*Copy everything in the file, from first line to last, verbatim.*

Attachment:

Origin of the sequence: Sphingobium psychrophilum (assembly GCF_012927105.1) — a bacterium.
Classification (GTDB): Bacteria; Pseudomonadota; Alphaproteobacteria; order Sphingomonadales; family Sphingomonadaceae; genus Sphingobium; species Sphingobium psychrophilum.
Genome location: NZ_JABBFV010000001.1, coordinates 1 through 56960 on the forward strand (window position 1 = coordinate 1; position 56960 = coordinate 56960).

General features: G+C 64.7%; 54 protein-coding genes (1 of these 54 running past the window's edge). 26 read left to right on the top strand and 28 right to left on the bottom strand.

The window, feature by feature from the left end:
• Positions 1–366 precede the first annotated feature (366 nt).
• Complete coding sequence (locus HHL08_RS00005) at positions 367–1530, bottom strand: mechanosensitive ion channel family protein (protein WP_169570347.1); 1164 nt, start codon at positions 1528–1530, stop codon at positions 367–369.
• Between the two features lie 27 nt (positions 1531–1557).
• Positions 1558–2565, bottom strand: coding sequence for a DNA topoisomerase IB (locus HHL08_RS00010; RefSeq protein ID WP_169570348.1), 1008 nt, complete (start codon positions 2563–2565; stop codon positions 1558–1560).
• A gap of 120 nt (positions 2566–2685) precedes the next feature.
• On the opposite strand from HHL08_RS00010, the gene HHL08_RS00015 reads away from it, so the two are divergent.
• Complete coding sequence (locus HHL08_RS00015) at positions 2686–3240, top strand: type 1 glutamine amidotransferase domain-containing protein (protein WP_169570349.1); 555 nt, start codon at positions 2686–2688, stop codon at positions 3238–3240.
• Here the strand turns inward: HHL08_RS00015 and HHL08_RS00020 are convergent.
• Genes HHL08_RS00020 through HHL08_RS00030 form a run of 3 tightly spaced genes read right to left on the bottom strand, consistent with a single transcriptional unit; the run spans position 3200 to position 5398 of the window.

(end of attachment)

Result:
Origin of the sequence: Sphingobium psychrophilum (assembly GCF_012927105.1) — a bacterium.
Classification (GTDB): Bacteria; Pseudomonadota; Alphaproteobacteria; order Sphingomonadales; family Sphingomonadaceae; genus Sphingobium; species Sphingobium psychrophilum.
Genome location: NZ_JABBFV010000001.1, coordinates 1 through 56960 on the forward strand (window position 1 = coordinate 1; position 56960 = coordinate 56960).

General features: G+C 64.7%; 54 protein-coding genes (1 of these 54 running past the window's edge). 26 read left to right on the top strand and 28 right to left on the bottom strand.

The window, feature by feature from the left end:
• Positions 1–366 precede the first annotated feature (366 nt).
• Complete coding sequence (locus HHL08_RS00005) at positions 367–1530, bottom strand: mechanosensitive ion channel family protein (protein WP_169570347.1); 1164 nt, start codon at positions 1528–1530, stop codon at positions 367–369.
• Between the two features lie 27 nt (positions 1531–1557).
• Positions 1558–2565, bottom strand: coding sequence for a DNA topoisomerase IB (locus HHL08_RS00010; RefSeq protein ID WP_169570348.1), 1008 nt, complete (start codon positions 2563–2565; stop codon positions 1558–1560).
• A gap of 120 nt (positions 2566–2685) precedes the next feature.
• On the opposite strand from HHL08_RS00010, the gene HHL08_RS00015 reads away from it, so the two are divergent.
• Complete coding sequence (locus HHL08_RS00015) at positions 2686–3240, top strand: type 1 glutamine amidotransferase domain-containing protein (protein WP_169570349.1); 555 nt, start codon at positions 2686–2688, stop codon at positions 3238–3240.
• Here the strand turns inward: HHL08_RS00015 and HHL08_RS00020 are convergent.
• Genes HHL08_RS00020 through HHL08_RS00030 form a run of 3 tightly spaced genes read right to left on the bottom strand, consistent with a single transcriptional unit; the run spans position 3200 to position 5398 of the window.